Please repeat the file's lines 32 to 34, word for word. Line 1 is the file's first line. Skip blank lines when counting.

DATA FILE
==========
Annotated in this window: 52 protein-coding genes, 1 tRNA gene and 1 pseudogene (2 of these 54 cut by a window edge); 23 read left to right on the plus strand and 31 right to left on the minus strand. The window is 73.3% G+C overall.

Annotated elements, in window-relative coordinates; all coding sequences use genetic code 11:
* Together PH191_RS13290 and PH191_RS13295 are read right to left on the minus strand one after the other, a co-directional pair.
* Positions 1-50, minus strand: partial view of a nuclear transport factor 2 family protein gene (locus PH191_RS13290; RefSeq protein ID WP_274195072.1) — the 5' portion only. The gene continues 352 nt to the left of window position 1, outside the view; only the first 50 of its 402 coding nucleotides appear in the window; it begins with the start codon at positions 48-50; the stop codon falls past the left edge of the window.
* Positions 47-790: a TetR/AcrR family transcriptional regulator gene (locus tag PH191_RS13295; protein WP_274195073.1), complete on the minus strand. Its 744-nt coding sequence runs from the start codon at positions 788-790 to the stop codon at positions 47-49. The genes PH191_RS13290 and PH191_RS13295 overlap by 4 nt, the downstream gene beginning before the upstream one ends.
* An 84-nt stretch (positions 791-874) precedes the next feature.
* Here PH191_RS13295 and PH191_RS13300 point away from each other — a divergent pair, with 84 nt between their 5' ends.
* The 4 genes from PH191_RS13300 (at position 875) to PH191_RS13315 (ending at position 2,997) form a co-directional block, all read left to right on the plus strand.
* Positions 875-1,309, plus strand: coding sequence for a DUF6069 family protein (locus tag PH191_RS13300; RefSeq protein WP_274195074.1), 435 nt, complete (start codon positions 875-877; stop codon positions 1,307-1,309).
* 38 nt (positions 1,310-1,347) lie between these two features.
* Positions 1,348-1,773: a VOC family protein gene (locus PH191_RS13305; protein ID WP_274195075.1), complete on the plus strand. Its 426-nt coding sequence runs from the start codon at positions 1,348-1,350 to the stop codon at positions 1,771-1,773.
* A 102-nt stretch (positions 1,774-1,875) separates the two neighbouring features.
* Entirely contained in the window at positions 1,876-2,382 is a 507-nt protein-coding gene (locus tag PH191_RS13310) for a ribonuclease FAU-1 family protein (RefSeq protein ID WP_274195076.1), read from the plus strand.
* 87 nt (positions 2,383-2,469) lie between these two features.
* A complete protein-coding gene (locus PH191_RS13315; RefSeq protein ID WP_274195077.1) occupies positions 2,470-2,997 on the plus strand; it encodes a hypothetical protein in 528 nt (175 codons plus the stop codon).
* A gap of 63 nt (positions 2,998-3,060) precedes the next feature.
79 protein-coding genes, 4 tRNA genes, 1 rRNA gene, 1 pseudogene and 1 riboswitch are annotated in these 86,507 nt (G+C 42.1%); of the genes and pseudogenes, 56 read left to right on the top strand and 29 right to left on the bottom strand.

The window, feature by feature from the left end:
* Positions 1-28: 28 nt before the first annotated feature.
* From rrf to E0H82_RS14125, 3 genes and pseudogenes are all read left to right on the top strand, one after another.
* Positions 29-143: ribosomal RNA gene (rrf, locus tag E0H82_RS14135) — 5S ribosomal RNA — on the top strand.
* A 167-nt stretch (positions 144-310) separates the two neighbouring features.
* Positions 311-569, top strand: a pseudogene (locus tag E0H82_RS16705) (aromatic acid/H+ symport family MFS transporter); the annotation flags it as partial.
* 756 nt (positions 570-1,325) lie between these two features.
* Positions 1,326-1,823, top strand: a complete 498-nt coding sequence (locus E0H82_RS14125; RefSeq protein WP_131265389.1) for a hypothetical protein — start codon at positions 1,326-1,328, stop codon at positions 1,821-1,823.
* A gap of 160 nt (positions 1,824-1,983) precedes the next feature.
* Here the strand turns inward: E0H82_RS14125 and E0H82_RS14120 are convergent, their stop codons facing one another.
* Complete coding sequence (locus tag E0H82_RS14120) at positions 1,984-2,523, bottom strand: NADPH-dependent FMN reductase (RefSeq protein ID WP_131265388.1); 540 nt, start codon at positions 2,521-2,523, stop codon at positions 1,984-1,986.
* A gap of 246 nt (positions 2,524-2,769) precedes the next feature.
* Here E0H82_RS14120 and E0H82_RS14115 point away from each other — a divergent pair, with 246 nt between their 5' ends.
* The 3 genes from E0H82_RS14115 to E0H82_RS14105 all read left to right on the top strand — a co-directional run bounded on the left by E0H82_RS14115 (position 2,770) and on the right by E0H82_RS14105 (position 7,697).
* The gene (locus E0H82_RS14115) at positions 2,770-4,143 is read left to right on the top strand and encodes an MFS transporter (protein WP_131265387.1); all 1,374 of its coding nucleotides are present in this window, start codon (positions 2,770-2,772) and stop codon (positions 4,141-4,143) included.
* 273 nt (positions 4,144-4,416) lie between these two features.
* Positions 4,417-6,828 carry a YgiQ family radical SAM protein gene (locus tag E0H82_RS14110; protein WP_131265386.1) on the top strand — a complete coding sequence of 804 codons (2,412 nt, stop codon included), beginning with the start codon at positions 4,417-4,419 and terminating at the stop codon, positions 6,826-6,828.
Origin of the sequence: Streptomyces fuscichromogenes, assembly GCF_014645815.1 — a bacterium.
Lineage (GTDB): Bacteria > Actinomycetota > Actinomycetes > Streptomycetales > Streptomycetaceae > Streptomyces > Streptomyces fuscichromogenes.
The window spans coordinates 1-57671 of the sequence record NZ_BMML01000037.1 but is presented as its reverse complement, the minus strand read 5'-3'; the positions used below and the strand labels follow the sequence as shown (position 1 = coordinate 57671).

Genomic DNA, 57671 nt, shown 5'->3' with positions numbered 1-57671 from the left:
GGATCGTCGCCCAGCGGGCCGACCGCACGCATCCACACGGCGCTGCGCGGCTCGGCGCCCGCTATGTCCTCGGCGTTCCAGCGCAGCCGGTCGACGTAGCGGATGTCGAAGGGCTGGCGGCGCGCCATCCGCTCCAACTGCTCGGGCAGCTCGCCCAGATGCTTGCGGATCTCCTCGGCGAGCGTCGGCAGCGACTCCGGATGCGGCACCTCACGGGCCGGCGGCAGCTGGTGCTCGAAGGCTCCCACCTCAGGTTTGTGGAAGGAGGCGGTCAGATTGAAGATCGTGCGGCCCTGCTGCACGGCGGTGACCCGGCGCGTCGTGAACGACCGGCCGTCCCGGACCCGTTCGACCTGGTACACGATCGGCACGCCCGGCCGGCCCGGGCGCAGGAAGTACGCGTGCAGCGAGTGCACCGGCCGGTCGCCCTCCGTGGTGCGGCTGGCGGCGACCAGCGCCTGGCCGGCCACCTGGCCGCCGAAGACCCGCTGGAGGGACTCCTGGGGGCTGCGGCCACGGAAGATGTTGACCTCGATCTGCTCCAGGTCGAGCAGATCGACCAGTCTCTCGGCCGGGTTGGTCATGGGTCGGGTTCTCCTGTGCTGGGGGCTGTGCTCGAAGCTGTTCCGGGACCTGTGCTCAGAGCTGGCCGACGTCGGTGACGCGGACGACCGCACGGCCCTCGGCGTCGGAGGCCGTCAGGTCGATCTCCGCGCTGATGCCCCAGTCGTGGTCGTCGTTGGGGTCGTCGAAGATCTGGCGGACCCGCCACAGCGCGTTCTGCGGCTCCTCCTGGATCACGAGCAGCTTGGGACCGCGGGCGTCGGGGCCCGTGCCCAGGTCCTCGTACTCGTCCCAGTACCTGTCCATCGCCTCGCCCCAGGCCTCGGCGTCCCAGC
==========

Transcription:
* The gene (locus E0H82_RS14115) at positions 2,770-4,143 is read left to right on the top strand and encodes an MFS transporter (protein WP_131265387.1); all 1,374 of its coding nucleotides are present in this window, start codon (positions 2,770-2,772) and stop codon (positions 4,141-4,143) included.
* 273 nt (positions 4,144-4,416) lie between these two features.
* Positions 4,417-6,828 carry a YgiQ family radical SAM protein gene (locus tag E0H82_RS14110; protein WP_131265386.1) on the top strand — a complete coding sequence of 804 codons (2,412 nt, stop codon included), beginning with the start codon at positions 4,417-4,419 and terminating at the stop codon, positions 6,826-6,828.